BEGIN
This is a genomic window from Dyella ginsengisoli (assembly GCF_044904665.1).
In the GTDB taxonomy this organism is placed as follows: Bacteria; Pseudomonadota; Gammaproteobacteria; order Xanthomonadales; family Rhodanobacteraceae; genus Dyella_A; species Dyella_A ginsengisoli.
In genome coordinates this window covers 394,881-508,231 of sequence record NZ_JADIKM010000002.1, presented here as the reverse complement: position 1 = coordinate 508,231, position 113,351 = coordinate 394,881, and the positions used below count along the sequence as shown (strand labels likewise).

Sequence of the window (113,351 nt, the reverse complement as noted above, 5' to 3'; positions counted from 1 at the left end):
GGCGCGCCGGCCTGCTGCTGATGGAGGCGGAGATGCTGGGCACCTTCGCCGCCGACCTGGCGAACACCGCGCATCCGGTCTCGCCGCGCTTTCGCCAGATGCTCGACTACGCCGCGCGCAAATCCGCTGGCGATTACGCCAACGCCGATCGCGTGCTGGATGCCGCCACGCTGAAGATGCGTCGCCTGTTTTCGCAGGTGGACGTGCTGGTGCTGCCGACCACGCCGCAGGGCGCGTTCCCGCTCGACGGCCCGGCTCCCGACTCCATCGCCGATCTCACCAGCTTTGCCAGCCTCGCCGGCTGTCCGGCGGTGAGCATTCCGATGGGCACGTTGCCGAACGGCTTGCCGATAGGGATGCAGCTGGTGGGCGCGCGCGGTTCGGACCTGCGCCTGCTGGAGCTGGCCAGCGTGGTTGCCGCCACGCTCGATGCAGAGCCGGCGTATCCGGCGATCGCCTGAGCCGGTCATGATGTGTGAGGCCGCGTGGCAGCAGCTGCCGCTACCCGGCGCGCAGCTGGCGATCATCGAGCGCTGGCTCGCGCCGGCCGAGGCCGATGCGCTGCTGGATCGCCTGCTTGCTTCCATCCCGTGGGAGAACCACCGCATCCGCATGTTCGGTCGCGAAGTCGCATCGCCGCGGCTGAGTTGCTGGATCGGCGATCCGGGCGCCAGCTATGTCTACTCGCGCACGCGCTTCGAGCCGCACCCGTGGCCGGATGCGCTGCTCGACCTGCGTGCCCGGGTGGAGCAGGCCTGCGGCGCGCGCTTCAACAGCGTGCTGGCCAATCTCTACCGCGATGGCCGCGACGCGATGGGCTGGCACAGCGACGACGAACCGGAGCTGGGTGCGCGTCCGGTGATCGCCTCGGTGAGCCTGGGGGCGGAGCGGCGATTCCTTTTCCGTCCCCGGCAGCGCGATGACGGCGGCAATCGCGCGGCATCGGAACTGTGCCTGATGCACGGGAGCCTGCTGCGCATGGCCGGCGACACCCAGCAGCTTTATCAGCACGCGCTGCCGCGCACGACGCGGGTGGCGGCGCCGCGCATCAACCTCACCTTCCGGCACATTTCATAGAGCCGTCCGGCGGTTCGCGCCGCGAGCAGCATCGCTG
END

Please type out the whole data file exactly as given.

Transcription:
This is a genomic window from Dyella ginsengisoli (assembly GCF_044904665.1).
In the GTDB taxonomy this organism is placed as follows: Bacteria; Pseudomonadota; Gammaproteobacteria; order Xanthomonadales; family Rhodanobacteraceae; genus Dyella_A; species Dyella_A ginsengisoli.
In genome coordinates this window covers 394,881-508,231 of sequence record NZ_JADIKM010000002.1, presented here as the reverse complement: position 1 = coordinate 508,231, position 113,351 = coordinate 394,881, and the positions used below count along the sequence as shown (strand labels likewise).

Sequence of the window (113,351 nt, the reverse complement as noted above, 5' to 3'; positions counted from 1 at the left end):
GGCGCGCCGGCCTGCTGCTGATGGAGGCGGAGATGCTGGGCACCTTCGCCGCCGACCTGGCGAACACCGCGCATCCGGTCTCGCCGCGCTTTCGCCAGATGCTCGACTACGCCGCGCGCAAATCCGCTGGCGATTACGCCAACGCCGATCGCGTGCTGGATGCCGCCACGCTGAAGATGCGTCGCCTGTTTTCGCAGGTGGACGTGCTGGTGCTGCCGACCACGCCGCAGGGCGCGTTCCCGCTCGACGGCCCGGCTCCCGACTCCATCGCCGATCTCACCAGCTTTGCCAGCCTCGCCGGCTGTCCGGCGGTGAGCATTCCGATGGGCACGTTGCCGAACGGCTTGCCGATAGGGATGCAGCTGGTGGGCGCGCGCGGTTCGGACCTGCGCCTGCTGGAGCTGGCCAGCGTGGTTGCCGCCACGCTCGATGCAGAGCCGGCGTATCCGGCGATCGCCTGAGCCGGTCATGATGTGTGAGGCCGCGTGGCAGCAGCTGCCGCTACCCGGCGCGCAGCTGGCGATCATCGAGCGCTGGCTCGCGCCGGCCGAGGCCGATGCGCTGCTGGATCGCCTGCTTGCTTCCATCCCGTGGGAGAACCACCGCATCCGCATGTTCGGTCGCGAAGTCGCATCGCCGCGGCTGAGTTGCTGGATCGGCGATCCGGGCGCCAGCTATGTCTACTCGCGCACGCGCTTCGAGCCGCACCCGTGGCCGGATGCGCTGCTCGACCTGCGTGCCCGGGTGGAGCAGGCCTGCGGCGCGCGCTTCAACAGCGTGCTGGCCAATCTCTACCGCGATGGCCGCGACGCGATGGGCTGGCACAGCGACGACGAACCGGAGCTGGGTGCGCGTCCGGTGATCGCCTCGGTGAGCCTGGGGGCGGAGCGGCGATTCCTTTTCCGTCCCCGGCAGCGCGATGACGGCGGCAATCGCGCGGCATCGGAACTGTGCCTGATGCACGGGAGCCTGCTGCGCATGGCCGGCGACACCCAGCAGCTTTATCAGCACGCGCTGCCGCGCACGACGCGGGTGGCGGCGCCGCGCATCAACCTCACCTTCCGGCACATTTCATAGAGCCGTCCGGCGGTTCGCGCCGCGAGCAGCATCGCTG